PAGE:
Laugh, mock, ridicule, and shower scorn upon these insane lefties.  We know that reason won’t work.  We know that results won’t work.  (Obama takes responsibility for the Trump economy, for instance, and leftists sincerely buy into that garbage.)  Ah, but laughter, now – that will take down many an ardent lefty.  Mockery shall make for mindless raving from our deluded brethren.  Ridicule can bring forth a frothing rage, and scorn…well, scorn is soul-rending stuff, even for those who profess to have no soul.

They will stomp their feet and call us bullies.  They will bray about our insensitivity and rail against our heartlessness.  They will don their pussy hats and pajamas and march for…something.  They will project upon us every pathology they themselves possess and pretend it is we who are the crazy ones.  We’ll keep on laughing.  Most sane people will side with conservatives, because crazy isn’t what most average people want.  Eventually, the lefties will slink away, tails between their legs, because there is no real response to ridicule other than ridicule.  We should know; we’ve been slinking away in the face of mockery for decades.  We have not fought back with the same weapon.  We have been content to “bring a knife to a gunfight.”

Until President Trump.  Whether you know it or not, his controversial tweets are really a license – a license to do to them exactly what they’ve done to us.  Don’t believe in global warming?  You are laughed at as a science-denier.  Don’t think a man can become a woman, or a woman a man?  You are mocked as a transphobe.  Think mass unvetted immigration is an invasion, legal or not?  You are ridiculed as a xenophobe, a white supremacist nationalist, a Nazi, for nothing more than pride of country.  Think it’s okay to be white?  You are scorned as a bigot.  And it works.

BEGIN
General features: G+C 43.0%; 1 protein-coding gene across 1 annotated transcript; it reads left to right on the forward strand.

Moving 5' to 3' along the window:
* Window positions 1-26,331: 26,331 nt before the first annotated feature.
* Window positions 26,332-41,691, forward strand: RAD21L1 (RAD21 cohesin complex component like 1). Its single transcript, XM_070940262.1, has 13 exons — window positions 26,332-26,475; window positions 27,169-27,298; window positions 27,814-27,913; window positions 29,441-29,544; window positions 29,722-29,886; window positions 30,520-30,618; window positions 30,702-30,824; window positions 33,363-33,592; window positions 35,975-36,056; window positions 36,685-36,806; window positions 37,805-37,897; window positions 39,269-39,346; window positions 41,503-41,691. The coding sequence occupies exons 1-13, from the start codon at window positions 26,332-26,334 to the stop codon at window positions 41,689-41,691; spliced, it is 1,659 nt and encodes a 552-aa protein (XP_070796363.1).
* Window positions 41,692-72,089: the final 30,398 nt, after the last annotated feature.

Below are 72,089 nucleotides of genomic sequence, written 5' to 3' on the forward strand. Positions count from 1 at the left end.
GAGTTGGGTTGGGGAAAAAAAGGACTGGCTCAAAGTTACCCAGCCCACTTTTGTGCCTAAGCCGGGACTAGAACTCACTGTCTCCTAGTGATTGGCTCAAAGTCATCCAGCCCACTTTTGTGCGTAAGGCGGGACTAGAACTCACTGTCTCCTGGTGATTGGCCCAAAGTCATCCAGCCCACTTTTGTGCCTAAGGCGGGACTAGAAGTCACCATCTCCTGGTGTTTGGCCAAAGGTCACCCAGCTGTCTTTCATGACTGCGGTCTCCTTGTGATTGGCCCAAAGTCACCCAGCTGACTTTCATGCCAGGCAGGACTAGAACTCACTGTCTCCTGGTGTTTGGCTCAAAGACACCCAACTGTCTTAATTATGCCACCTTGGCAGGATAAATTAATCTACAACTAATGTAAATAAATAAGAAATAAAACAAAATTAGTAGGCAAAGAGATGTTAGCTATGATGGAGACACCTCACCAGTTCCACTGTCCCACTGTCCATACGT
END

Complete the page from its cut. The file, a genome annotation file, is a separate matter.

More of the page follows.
Ask yourself if you’d be comfortable standing up at work and announcing that man-made climate change is a scam; that you will never call Bruce Jenner “Caitlyn”; that we should build the wall and stop all immigration for at least a decade; or that yes, it’s okay to be white (especially if you aren’t).  If you answered no, then you have been laughed at, mocked, ridiculed, and scorned into silence.  And yes, such a move could very well cost you a job, a friendship, even a close relationship.  But these tactics work, and if we can find the courage of our convictions, we need to start using these supremely effective tools.   

Scorn, after all, should be a two-way street.  The left richly deserves, and regularly invites, mockery.  Let’s oblige.  Ridicule is so easy under the circumstances as to be…well, laughable.  Let the laughter begin!